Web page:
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Jerusalem on high alert for first Friday prayers of Ramadan

Thousands of police and volunteers deployed in Old City, Arab areas of capital, two days after deadly Tel Aviv attack

Palestinians pray in front of the Dome of the Rock on Jerusalem's Temple Mount during the first Friday noon prayers of the holy Muslim fasting month of Ramadan on June 10, 2016. (AFP Photo/Ahmad Gharabli)
Palestinians pray in front of the Dome of the Rock on Jerusalem's Temple Mount during the first Friday noon prayers of the holy Muslim fasting month of Ramadan on June 10, 2016. (AFP Photo/Ahmad Gharabli)

Jerusalem police were on high alert for the first Friday prayers of the month-long Muslim holiday of Ramadan, two days after four Israelis were shot dead by Palestinian terrorists at a Tel Aviv food market.

Thousands of police, Border Police and volunteer officers were patrolling the narrow and winding alleyways of the Old City as well as in the neighborhoods and villages of predominantly Arab East Jerusalem, Israel National News said.

Police were bracing for disruptions at close of prayers on the flashpoint Temple Mount, which houses the Al-Aqsa Mosque, and said that they would act determinedly against anyone who attempted to breach the peace.

Tens of thousands of Palestinians were expected to attend Friday prayers at Al-Aqsa, despite new restrictions on movement announced after the deadly attack on Wednesday.

In an initial Israeli response to the Tel Aviv shooting, the Defense Ministry’s civil administration in the Palestinian territories, COGAT, said early Thursday that it had frozen 83,000 permits for Palestinians in the West Bank to visit relatives in Israel during Ramadan. Special Ramadan permits were also suspended for Palestinians in the Gaza Strip to travel out of the territory to attend prayers at the Al-Aqsa Mosque.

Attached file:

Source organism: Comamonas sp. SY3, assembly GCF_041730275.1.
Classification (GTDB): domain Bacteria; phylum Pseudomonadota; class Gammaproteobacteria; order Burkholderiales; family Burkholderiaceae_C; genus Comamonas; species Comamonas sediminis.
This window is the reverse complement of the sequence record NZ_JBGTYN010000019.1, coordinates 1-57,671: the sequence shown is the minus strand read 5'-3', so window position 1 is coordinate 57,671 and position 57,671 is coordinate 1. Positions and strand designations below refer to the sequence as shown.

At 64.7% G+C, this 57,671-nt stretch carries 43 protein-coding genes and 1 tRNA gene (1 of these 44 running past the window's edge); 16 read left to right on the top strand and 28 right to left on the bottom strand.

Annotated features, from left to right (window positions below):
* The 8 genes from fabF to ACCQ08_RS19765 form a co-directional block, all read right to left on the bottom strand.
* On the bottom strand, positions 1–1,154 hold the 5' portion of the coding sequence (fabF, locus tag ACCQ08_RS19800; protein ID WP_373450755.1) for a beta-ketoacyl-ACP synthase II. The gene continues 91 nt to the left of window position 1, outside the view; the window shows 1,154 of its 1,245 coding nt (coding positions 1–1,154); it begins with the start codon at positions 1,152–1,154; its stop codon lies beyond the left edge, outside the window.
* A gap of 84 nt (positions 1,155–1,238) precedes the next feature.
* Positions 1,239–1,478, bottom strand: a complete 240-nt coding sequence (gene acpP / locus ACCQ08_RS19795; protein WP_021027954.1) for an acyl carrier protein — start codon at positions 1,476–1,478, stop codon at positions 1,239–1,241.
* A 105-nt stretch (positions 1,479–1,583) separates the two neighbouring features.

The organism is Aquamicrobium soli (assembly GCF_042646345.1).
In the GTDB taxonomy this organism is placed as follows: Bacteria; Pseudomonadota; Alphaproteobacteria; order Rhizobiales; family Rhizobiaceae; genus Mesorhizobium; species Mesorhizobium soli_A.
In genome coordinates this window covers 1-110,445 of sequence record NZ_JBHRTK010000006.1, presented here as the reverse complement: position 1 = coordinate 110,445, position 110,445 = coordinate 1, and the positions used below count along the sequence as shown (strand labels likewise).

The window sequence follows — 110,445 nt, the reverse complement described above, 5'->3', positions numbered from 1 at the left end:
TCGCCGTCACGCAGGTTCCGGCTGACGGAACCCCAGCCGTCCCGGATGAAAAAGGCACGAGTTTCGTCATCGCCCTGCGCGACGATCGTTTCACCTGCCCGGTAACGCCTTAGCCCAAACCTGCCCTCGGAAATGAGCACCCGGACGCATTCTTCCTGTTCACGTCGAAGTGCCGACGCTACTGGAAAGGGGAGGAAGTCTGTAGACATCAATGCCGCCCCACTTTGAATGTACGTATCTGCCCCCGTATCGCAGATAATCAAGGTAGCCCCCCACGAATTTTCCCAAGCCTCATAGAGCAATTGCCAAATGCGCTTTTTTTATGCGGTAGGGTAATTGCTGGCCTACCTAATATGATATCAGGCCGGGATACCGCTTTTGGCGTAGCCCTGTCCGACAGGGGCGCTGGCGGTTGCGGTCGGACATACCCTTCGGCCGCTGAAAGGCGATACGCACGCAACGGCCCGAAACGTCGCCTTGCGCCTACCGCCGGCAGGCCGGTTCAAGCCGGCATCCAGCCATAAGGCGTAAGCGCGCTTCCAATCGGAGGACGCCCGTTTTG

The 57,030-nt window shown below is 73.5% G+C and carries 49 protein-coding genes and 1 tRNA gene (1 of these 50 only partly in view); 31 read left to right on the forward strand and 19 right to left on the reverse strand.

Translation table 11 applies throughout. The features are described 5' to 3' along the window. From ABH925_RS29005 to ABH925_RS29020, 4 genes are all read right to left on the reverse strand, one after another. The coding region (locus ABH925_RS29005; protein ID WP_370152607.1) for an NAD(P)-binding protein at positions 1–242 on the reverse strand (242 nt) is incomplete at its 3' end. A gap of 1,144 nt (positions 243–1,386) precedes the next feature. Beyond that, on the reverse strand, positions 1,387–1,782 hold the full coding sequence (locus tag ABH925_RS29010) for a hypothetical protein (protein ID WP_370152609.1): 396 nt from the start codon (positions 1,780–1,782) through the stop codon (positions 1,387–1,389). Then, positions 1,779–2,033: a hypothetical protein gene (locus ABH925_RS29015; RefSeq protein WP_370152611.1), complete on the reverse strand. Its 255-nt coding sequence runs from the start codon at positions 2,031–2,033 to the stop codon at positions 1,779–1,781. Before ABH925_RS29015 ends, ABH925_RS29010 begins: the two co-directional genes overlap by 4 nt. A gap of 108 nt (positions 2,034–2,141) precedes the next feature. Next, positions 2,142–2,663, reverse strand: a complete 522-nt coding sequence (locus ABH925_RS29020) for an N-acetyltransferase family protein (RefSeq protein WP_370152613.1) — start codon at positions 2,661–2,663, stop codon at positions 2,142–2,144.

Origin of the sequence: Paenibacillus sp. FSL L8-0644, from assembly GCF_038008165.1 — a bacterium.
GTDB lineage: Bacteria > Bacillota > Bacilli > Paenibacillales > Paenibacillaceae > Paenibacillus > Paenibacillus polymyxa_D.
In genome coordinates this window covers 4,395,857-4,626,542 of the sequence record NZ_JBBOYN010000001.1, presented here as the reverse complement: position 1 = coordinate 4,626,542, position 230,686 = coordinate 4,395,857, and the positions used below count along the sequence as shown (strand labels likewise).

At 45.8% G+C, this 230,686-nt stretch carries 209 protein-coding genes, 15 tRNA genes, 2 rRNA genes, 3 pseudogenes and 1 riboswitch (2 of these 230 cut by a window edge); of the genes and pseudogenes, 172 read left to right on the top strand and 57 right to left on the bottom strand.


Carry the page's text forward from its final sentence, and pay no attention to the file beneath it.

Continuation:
Access to the Al-Aqsa Mosque for West Bank Palestinians who had received advance permits, however, was unchanged.

Palestinians pass through Israeli security at a checkpoint in the West Bank city of Bethlehem, as they head to the Al-Aqsa Mosque in Jerusalem for the first Friday prayers of Ramadan on June 10, 2016. (Photo by Wisam Hashlamoun/FLASH90)
Palestinians pass through Israeli security at a checkpoint in the West Bank city of Bethlehem, as they head to the Al-Aqsa Mosque in Jerusalem for the first Friday prayers of Ramadan on June 10, 2016. (Photo by Wisam Hashlamoun/FLASH90)

The army also announced that it had deployed two additional battalions — comprising hundreds of troops from infantry and special forces units — to the West Bank.

The Israel Defense Forces said late Thursday that it was sealing off the West Bank and Gaza Strip for the Shavuot holiday, with the closure beginning overnight Thursday-Friday and lasting until late Sunday night, when the one-day holiday ends.

“In accordance with government directives and the ongoing situation assessment, as of today crossing from the Gaza Strip and Judea and Samaria (the West Bank) will be open to Palestinians only in medical and humanitarian cases,” an IDF spokesperson told AFP on Friday.

She said that the closure would remain in force until midnight Sunday.

Israeli security forces at the scene where a terrorist opened fire at the Sarona Market shopping center in Tel Aviv, on June 8, 2016. (Gili Yaari/Flash90)
Israeli security forces at the scene where a terrorist opened fire at the Sarona food market in Tel Aviv, on June 8, 2016. (Gili Yaari/Flash90)

While the move is among a slew of measures imposed in response to the deadly terror attack at the Sarona Market, the army generally seals off the West Bank on Jewish holidays.

Wednesday’s shooting, carried out by two West Bank Palestinians, was among the deadliest and most brazen attacks since violence erupted last October.

The two terrorists were named in Palestinian media reports as cousins Muhammad and Khalid Muhamra. One of the men was shot by a security guard after the attack and was seriously injured; the second was arrested by police and taken in for questioning. Both came from the West Bank town of Yatta, south of Hebron.

AFP contributed to this report

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